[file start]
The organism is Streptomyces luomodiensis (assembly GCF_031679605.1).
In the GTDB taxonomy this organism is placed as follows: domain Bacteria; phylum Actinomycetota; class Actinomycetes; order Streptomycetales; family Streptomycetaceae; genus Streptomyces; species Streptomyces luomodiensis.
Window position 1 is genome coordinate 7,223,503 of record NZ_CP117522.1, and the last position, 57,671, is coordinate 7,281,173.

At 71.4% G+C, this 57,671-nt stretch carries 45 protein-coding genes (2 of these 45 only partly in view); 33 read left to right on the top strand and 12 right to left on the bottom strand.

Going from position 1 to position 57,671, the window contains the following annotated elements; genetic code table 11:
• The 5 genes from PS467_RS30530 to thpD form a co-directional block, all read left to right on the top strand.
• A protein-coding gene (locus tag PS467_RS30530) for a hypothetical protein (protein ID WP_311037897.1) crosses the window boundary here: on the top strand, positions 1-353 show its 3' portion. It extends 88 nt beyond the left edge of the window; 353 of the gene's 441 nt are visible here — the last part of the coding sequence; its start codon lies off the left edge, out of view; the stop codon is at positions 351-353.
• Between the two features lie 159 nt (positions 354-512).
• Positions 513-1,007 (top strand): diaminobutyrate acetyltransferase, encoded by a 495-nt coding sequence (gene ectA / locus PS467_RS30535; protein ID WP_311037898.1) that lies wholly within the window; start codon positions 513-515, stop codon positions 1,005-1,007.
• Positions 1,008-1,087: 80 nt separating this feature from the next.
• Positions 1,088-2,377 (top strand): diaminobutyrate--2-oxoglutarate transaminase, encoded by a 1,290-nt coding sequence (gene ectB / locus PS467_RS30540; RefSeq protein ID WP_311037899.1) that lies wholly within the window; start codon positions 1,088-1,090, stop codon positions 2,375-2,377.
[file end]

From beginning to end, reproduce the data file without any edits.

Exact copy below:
The organism is Streptomyces luomodiensis (assembly GCF_031679605.1).
In the GTDB taxonomy this organism is placed as follows: domain Bacteria; phylum Actinomycetota; class Actinomycetes; order Streptomycetales; family Streptomycetaceae; genus Streptomyces; species Streptomyces luomodiensis.
Window position 1 is genome coordinate 7,223,503 of record NZ_CP117522.1, and the last position, 57,671, is coordinate 7,281,173.

At 71.4% G+C, this 57,671-nt stretch carries 45 protein-coding genes (2 of these 45 only partly in view); 33 read left to right on the top strand and 12 right to left on the bottom strand.

Going from position 1 to position 57,671, the window contains the following annotated elements; genetic code table 11:
• The 5 genes from PS467_RS30530 to thpD form a co-directional block, all read left to right on the top strand.
• A protein-coding gene (locus tag PS467_RS30530) for a hypothetical protein (protein ID WP_311037897.1) crosses the window boundary here: on the top strand, positions 1-353 show its 3' portion. It extends 88 nt beyond the left edge of the window; 353 of the gene's 441 nt are visible here — the last part of the coding sequence; its start codon lies off the left edge, out of view; the stop codon is at positions 351-353.
• Between the two features lie 159 nt (positions 354-512).
• Positions 513-1,007 (top strand): diaminobutyrate acetyltransferase, encoded by a 495-nt coding sequence (gene ectA / locus PS467_RS30535; protein ID WP_311037898.1) that lies wholly within the window; start codon positions 513-515, stop codon positions 1,005-1,007.
• Positions 1,008-1,087: 80 nt separating this feature from the next.
• Positions 1,088-2,377 (top strand): diaminobutyrate--2-oxoglutarate transaminase, encoded by a 1,290-nt coding sequence (gene ectB / locus PS467_RS30540; RefSeq protein ID WP_311037899.1) that lies wholly within the window; start codon positions 1,088-1,090, stop codon positions 2,375-2,377.